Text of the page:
A £220,000 bid to revamp Newcastle’s Chinatown has been revealed.
The plans include pedestrianising Stowell Street, lighting up its Chinese Arch and adding a host of new oriental lighting to the streetscene.
Following years of complaints over bins along the road, new decorative storage areas for bins would also be built, and a new marketing drive would be launched to bring more people into the area.
At a meeting this Wednesday, leading councillors in Newcastle will be asked to approve the cash boost.
The money would be used for a £20,000 marketing exercise, £5,000 for the lighting of the Chinese Arch, a £15,000 study on possible pedestrianisation, and £80,000 for new refuse storage facilities.
In a report to the cabinet, council chief executive Ian Stratford said: “Chinatown, centred on Stowell Street, saw considerable investment in the 1980s that contributed to developing its unique character but it now needs further investment to safeguard its future.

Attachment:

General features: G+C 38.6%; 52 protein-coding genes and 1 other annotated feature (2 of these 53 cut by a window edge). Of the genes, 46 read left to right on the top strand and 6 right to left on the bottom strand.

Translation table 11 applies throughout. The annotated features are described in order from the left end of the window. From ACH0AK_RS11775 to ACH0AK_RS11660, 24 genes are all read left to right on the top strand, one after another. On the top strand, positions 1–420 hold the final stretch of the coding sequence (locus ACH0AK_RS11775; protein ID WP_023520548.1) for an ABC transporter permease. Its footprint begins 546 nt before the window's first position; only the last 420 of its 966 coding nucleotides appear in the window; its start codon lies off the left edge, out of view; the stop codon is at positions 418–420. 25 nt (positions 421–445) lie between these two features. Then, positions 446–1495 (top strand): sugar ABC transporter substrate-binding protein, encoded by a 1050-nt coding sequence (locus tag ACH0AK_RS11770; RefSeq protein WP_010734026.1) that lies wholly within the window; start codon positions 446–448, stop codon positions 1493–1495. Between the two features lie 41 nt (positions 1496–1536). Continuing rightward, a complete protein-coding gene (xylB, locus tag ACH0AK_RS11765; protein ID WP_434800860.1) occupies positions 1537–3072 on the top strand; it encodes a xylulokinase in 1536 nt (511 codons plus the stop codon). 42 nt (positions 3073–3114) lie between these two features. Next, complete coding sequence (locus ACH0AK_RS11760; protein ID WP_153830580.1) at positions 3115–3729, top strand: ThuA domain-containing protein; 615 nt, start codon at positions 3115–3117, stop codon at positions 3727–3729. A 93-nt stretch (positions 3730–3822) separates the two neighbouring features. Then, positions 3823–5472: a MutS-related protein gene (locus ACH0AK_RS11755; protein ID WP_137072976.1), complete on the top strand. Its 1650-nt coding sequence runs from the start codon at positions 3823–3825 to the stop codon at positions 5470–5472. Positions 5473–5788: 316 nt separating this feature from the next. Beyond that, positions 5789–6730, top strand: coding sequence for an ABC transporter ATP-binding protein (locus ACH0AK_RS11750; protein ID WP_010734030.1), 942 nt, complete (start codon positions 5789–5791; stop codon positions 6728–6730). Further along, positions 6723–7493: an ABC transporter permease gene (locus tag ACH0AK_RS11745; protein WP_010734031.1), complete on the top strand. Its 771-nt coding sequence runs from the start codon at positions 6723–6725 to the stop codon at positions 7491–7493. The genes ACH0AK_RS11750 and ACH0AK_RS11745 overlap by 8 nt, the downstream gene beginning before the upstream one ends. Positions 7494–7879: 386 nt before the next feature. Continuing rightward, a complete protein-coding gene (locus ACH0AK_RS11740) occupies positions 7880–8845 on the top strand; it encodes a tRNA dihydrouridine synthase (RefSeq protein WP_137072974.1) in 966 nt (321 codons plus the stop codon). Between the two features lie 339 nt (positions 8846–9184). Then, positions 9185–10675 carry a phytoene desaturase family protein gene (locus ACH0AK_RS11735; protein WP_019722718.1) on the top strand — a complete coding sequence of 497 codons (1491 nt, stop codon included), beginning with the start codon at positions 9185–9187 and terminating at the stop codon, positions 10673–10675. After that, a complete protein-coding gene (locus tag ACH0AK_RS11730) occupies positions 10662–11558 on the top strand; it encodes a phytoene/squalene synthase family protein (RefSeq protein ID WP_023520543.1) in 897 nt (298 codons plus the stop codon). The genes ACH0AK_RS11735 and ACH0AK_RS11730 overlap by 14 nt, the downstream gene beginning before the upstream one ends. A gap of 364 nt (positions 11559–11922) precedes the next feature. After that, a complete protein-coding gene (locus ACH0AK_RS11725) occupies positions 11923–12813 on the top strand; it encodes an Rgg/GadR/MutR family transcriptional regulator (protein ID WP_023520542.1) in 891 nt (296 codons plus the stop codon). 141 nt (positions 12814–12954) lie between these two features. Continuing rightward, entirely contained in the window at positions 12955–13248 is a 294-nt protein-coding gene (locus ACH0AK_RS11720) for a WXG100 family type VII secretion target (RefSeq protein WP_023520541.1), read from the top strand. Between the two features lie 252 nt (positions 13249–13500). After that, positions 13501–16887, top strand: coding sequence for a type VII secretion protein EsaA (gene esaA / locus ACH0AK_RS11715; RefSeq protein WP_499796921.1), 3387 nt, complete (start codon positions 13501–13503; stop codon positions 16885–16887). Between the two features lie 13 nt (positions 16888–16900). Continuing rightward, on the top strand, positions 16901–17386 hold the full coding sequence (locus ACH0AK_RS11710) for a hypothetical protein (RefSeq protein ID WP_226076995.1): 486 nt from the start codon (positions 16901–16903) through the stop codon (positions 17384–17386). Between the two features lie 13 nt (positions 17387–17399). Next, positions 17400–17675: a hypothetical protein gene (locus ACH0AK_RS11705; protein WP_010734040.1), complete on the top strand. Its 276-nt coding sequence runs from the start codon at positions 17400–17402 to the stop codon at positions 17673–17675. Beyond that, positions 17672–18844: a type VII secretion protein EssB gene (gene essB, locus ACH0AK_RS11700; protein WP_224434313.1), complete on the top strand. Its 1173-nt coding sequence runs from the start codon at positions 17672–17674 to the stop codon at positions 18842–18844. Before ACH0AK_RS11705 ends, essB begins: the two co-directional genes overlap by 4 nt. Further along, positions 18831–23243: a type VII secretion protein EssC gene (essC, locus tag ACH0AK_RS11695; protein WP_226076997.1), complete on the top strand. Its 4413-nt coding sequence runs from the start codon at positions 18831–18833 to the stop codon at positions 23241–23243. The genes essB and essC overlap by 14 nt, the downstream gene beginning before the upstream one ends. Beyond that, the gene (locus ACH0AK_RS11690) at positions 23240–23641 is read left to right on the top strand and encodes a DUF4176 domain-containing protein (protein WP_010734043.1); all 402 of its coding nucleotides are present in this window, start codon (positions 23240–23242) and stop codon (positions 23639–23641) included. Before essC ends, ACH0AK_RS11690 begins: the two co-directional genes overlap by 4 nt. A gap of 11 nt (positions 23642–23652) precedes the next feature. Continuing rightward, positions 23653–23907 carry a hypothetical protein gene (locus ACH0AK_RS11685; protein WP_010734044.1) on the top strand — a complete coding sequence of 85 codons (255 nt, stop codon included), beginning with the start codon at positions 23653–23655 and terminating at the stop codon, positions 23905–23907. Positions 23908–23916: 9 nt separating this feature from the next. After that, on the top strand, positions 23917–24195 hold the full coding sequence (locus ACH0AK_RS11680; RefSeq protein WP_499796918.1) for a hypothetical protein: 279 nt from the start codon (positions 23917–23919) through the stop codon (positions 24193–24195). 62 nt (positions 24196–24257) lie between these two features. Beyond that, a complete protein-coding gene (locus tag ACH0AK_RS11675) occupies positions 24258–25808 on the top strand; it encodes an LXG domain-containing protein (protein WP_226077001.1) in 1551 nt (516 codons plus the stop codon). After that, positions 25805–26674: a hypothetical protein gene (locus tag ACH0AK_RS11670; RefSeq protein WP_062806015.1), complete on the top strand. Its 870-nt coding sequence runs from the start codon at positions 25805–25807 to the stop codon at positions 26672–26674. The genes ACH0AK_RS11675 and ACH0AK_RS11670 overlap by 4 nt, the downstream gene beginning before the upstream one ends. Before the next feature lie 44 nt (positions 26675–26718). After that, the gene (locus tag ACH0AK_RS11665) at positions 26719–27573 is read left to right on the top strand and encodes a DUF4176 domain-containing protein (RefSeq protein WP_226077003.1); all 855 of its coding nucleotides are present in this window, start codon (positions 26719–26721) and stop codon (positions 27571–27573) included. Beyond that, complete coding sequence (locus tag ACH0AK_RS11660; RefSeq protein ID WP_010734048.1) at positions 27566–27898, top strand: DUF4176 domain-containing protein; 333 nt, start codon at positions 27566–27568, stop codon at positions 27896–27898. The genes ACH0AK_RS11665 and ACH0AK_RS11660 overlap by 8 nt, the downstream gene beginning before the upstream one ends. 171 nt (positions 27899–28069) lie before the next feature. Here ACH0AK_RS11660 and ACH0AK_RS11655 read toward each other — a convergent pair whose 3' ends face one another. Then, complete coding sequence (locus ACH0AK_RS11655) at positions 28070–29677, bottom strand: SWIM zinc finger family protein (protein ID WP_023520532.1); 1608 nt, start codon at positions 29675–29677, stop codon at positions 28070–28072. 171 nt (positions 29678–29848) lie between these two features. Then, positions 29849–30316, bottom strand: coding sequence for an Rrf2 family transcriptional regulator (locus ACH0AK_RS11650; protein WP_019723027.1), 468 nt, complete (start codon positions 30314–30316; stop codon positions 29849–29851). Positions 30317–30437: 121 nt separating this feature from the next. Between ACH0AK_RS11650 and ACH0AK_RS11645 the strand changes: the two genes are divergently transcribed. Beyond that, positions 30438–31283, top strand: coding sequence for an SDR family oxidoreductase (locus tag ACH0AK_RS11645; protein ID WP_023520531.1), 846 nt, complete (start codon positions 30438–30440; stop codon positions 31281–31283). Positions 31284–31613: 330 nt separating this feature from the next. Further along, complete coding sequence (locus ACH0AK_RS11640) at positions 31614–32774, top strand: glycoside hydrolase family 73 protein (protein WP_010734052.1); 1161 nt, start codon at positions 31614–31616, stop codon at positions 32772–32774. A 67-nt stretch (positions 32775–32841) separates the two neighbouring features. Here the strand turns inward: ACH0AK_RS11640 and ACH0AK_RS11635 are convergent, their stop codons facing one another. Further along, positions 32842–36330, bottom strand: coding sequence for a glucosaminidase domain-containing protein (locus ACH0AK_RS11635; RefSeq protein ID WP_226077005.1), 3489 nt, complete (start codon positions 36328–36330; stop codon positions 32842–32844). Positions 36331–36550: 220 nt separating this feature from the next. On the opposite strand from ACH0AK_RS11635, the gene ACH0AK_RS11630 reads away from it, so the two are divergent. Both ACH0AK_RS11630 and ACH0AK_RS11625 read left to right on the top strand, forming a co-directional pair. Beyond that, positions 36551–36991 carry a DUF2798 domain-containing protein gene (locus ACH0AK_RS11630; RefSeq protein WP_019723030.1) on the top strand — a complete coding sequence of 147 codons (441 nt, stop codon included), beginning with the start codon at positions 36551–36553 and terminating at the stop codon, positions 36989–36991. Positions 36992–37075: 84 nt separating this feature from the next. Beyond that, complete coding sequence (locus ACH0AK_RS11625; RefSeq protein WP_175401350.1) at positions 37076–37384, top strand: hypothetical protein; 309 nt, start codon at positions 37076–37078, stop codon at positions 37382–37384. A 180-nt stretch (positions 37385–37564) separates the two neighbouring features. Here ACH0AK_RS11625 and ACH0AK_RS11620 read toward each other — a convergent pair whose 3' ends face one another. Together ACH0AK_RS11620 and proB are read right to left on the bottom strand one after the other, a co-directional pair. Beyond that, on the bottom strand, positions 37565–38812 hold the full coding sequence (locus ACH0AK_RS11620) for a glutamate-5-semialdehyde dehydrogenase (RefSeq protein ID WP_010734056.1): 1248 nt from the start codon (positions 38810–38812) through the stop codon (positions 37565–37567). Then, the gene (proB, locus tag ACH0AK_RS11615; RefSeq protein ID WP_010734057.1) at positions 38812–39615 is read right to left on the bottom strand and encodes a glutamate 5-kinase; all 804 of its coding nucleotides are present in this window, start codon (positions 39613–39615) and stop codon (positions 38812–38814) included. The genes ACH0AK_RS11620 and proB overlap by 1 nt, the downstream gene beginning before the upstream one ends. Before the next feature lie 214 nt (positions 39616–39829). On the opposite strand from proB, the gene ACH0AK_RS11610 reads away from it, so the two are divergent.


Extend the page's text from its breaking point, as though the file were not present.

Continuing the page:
“It became clear by the late 1990s that China Town had become less attractive in physical and environmental terms and less attractive to visitors and customers alike.
“There were several reasons for this downturn, ranging from the disruption caused by the construction of The Gate leisure development and the feeling that this development turned its back on Stowell Street and the adjoining Co-op multi-storey car park, to the growth of alternative leisure destinations.
“The Stowell Street traders have responded to these competitive pressures by changing and adopting their offer, by investing in their properties and by marketing the area in a variety of ways.
“Nevertheless the perception remains that Stowell Street and the adjoining streets that made up Chinatown are still struggling but given the right support and investment could trade more successfully and make more of a contribution to the overall offer of the city centre.”
The council employed Wolverhampton-based Mike Smith Designs to draw up the designs for the new streetscene.
The Stowell Street bins, and the risk of them attracting vermin to the area, have been a longstanding concern to residents and customers of the many restaurants in the area.
Mr Stratford said: “It is now proposed to provide three high-quality bespoke oriental storage facilities on Stowell Street to address the unsightly nature of the bins.”